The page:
"Rock of the Month # 130, posted April 2012" ---
These views, and the associated samples, illustrate a segment of the southern shore of the Bay of Fundy known as the Digby Neck, a series of promontories and associated islands extending from the sheltered harbour of the Annapolis Basin southwest to Long Island and Briar Island. These samples are from a small private property southwest from the Prim Point lighthouse, which stands upon the western side of the entrance to Digby harbour, safeguarding the many vessels that pass, including the ferry that plies the Bay from Digby north to St. John, New Brunswick. The lighthouse, like most of the shore here, is underlain by basalt flows that vary in their grain size, internal textures, mineralogy and degree of post-crystallization alteration.
Three basalt samples from the study area, although texturally distinct, share a common mineralogy. The mineralogy of the basalt can be summarized as follows, while noting that mineral proportions do vary from one sample to the next. In decreasing order of abundance, the basalt contains four main magmatic minerals, glass, and alteration minerals formed during or after the cooling of the magma, as follows:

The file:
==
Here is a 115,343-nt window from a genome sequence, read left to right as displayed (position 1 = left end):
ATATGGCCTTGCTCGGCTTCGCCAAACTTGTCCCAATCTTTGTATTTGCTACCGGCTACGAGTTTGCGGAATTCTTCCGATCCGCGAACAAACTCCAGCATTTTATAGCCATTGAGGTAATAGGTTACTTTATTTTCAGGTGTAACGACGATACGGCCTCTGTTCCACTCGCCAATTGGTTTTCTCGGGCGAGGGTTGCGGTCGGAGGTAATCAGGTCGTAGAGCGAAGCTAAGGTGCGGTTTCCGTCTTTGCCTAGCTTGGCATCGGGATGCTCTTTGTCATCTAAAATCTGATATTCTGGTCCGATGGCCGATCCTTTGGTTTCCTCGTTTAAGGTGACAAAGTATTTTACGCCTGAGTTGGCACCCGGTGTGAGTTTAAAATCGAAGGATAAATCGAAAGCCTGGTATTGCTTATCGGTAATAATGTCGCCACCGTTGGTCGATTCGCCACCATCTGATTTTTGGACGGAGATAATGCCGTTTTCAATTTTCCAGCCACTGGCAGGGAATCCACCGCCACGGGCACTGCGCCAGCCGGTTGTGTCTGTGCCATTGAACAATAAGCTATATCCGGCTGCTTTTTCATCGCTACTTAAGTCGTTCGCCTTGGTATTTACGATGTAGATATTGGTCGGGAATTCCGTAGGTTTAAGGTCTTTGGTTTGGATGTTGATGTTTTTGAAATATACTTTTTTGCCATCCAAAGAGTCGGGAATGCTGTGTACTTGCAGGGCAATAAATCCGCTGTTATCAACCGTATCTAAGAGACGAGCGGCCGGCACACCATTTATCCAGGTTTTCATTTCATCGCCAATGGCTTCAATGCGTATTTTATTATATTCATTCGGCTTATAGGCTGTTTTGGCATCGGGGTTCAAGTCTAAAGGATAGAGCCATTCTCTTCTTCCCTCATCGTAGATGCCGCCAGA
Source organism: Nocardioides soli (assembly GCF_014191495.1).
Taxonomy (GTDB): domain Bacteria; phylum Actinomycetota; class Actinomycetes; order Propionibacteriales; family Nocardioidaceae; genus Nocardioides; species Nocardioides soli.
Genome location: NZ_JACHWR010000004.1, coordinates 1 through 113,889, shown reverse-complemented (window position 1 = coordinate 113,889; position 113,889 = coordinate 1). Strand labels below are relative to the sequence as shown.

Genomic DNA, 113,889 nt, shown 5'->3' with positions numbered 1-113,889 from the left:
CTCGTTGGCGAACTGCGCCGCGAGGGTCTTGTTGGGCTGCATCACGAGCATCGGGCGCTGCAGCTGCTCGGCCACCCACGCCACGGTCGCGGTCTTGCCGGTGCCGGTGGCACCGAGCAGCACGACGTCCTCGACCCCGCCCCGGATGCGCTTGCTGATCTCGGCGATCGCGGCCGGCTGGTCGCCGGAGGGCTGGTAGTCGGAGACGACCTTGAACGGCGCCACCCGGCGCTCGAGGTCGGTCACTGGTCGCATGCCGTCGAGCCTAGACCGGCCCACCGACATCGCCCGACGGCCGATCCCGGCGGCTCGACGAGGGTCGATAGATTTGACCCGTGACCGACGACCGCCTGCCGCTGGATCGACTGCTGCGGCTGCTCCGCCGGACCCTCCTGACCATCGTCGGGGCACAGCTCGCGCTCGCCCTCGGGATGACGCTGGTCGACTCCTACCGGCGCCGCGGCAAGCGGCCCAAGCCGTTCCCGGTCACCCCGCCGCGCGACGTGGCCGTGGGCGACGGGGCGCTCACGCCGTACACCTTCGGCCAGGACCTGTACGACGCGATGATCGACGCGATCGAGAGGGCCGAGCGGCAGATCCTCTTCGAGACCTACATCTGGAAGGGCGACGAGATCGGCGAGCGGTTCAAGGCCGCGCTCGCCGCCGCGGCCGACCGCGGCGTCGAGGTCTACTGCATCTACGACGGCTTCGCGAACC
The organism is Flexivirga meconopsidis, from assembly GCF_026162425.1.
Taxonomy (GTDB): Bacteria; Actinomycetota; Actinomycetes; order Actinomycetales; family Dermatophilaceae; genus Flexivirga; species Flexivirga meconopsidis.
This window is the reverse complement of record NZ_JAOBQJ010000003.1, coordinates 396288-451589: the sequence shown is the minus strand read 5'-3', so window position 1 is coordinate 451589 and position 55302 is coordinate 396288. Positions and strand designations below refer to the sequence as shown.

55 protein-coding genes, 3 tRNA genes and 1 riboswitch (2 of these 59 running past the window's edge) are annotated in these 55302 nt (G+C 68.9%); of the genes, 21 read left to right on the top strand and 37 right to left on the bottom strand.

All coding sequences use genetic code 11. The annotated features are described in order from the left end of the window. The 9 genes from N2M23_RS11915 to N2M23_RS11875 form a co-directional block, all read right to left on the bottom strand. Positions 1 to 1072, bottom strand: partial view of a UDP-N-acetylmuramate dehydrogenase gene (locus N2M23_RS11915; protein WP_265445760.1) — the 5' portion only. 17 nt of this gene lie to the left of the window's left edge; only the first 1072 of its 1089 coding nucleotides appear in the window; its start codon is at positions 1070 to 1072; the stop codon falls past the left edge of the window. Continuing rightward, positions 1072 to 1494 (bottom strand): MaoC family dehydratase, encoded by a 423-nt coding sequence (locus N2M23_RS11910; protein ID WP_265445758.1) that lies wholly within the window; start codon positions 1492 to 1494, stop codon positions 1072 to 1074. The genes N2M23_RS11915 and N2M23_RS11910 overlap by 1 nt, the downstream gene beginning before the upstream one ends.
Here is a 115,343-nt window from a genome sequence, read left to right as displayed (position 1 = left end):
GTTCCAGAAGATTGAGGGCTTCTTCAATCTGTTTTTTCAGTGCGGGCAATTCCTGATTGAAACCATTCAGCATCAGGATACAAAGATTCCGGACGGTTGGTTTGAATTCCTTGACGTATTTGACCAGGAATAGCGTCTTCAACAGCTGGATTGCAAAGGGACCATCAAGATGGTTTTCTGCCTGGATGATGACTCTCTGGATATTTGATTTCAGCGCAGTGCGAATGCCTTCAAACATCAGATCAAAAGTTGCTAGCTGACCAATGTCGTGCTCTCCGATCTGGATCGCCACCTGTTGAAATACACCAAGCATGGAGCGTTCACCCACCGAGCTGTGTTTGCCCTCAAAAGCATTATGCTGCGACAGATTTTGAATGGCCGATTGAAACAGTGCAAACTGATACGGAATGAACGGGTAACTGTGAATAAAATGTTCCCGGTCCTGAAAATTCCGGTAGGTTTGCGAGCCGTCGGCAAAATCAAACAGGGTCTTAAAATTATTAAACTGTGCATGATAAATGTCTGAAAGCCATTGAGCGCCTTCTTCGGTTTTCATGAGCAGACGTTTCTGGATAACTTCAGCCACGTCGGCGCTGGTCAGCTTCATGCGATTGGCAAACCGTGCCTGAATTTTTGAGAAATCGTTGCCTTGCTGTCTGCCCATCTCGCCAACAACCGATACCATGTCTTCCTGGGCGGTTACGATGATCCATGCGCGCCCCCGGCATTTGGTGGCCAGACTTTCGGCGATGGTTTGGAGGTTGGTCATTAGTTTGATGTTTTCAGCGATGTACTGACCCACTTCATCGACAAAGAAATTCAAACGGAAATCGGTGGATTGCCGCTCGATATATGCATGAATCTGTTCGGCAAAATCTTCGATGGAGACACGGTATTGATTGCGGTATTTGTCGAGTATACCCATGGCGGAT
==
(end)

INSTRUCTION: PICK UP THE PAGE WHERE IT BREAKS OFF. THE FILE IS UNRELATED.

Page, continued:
The "spine" of the Digby Neck is composed of a prominent rock formation known as the North Mountain Basalt. The basalt outpourings represent an extensive volcanic episode that occurred 200 million years ago. This "LIP" (large igneous province) formed during rifting in a precursor event to the opening of the North Atlantic Ocean, which later saw similar basaltic magmatism in northwest Scotland, northern Ireland and coastal Greenland approximately 61 to 52 million years ago, and most recently the birth of Iceland, which has grown appreciably in the past 7 million years, with some 35 volcanoes active in the past 10,000 years alone.
Some relevant features of the North Mountain Basalt include:
Selected Recent References
Kontak,DJ, De Young,MYDW and Dostal,J (2002) Late-stage crystallization history of the Jurassic North Mountain basalt, Nova Scotia, Canada. I. Textural and chemical evidence for pervasive development of silicate-liquid immiscibility. Can.Mineral. 40, 1287-1311.
Webster,TL, Murphy,JB and Gosse,JC (2006) Mapping subtle structures with light detection and ranging (LIDAR): flow units and phreatomagmatic rootless cones in the North Mountain basalt, Nova Scotia. Can.J.Earth Sci. 43, 157-176.
Kontak,DJ (2008) On the edge of CAMP: geology and volcanology of the Jurassic North Mountain basalt, Nova Scotia. Lithos 101, 74-101.
Kontak,DJ and Dostal,J (2010) The late-stage crystallization history of the Jurassic North Mountain basalt, Nova Scotia, Canada. II. Nature and origin of segregation pipes. Can.Mineral. 48, 1533-1568.
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